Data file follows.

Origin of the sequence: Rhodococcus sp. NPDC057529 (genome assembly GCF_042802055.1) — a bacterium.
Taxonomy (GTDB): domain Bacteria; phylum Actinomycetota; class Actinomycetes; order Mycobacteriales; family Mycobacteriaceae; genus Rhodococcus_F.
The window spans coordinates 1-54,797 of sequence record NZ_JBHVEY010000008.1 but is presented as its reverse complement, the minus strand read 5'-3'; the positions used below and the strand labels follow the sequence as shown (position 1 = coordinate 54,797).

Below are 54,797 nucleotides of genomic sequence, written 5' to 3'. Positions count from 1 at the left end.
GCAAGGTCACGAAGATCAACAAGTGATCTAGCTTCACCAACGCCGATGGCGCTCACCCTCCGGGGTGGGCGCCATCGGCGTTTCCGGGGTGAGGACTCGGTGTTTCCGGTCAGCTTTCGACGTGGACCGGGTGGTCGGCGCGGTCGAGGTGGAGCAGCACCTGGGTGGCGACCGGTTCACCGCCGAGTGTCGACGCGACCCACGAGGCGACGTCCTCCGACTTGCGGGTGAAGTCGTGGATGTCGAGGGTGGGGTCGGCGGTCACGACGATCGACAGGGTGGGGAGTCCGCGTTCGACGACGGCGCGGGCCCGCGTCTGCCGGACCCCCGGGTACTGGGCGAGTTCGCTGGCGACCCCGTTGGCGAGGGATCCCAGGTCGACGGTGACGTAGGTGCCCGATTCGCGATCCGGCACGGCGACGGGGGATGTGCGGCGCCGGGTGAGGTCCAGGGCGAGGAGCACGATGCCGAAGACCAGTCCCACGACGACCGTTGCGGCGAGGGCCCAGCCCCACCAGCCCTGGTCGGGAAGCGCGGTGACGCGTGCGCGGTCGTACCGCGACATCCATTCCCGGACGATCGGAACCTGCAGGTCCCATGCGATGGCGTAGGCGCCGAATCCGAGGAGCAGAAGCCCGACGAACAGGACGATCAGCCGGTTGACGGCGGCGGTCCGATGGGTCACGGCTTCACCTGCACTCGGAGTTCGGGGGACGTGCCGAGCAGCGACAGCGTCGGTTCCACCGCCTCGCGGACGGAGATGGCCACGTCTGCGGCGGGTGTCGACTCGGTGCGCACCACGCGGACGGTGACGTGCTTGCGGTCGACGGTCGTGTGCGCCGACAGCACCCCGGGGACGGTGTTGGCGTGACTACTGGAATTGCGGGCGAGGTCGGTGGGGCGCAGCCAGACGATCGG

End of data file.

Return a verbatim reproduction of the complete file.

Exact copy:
Origin of the sequence: Rhodococcus sp. NPDC057529 (genome assembly GCF_042802055.1) — a bacterium.
Taxonomy (GTDB): domain Bacteria; phylum Actinomycetota; class Actinomycetes; order Mycobacteriales; family Mycobacteriaceae; genus Rhodococcus_F.
The window spans coordinates 1-54,797 of sequence record NZ_JBHVEY010000008.1 but is presented as its reverse complement, the minus strand read 5'-3'; the positions used below and the strand labels follow the sequence as shown (position 1 = coordinate 54,797).

Below are 54,797 nucleotides of genomic sequence, written 5' to 3'. Positions count from 1 at the left end.
GCAAGGTCACGAAGATCAACAAGTGATCTAGCTTCACCAACGCCGATGGCGCTCACCCTCCGGGGTGGGCGCCATCGGCGTTTCCGGGGTGAGGACTCGGTGTTTCCGGTCAGCTTTCGACGTGGACCGGGTGGTCGGCGCGGTCGAGGTGGAGCAGCACCTGGGTGGCGACCGGTTCACCGCCGAGTGTCGACGCGACCCACGAGGCGACGTCCTCCGACTTGCGGGTGAAGTCGTGGATGTCGAGGGTGGGGTCGGCGGTCACGACGATCGACAGGGTGGGGAGTCCGCGTTCGACGACGGCGCGGGCCCGCGTCTGCCGGACCCCCGGGTACTGGGCGAGTTCGCTGGCGACCCCGTTGGCGAGGGATCCCAGGTCGACGGTGACGTAGGTGCCCGATTCGCGATCCGGCACGGCGACGGGGGATGTGCGGCGCCGGGTGAGGTCCAGGGCGAGGAGCACGATGCCGAAGACCAGTCCCACGACGACCGTTGCGGCGAGGGCCCAGCCCCACCAGCCCTGGTCGGGAAGCGCGGTGACGCGTGCGCGGTCGTACCGCGACATCCATTCCCGGACGATCGGAACCTGCAGGTCCCATGCGATGGCGTAGGCGCCGAATCCGAGGAGCAGAAGCCCGACGAACAGGACGATCAGCCGGTTGACGGCGGCGGTCCGATGGGTCACGGCTTCACCTGCACTCGGAGTTCGGGGGACGTGCCGAGCAGCGACAGCGTCGGTTCCACCGCCTCGCGGACGGAGATGGCCACGTCTGCGGCGGGTGTCGACTCGGTGCGCACCACGCGGACGGTGACGTGCTTGCGGTCGACGGTCGTGTGCGCCGACAGCACCCCGGGGACGGTGTTGGCGTGACTACTGGAATTGCGGGCGAGGTCGGTGGGGCGCAGCCAGACGATCGG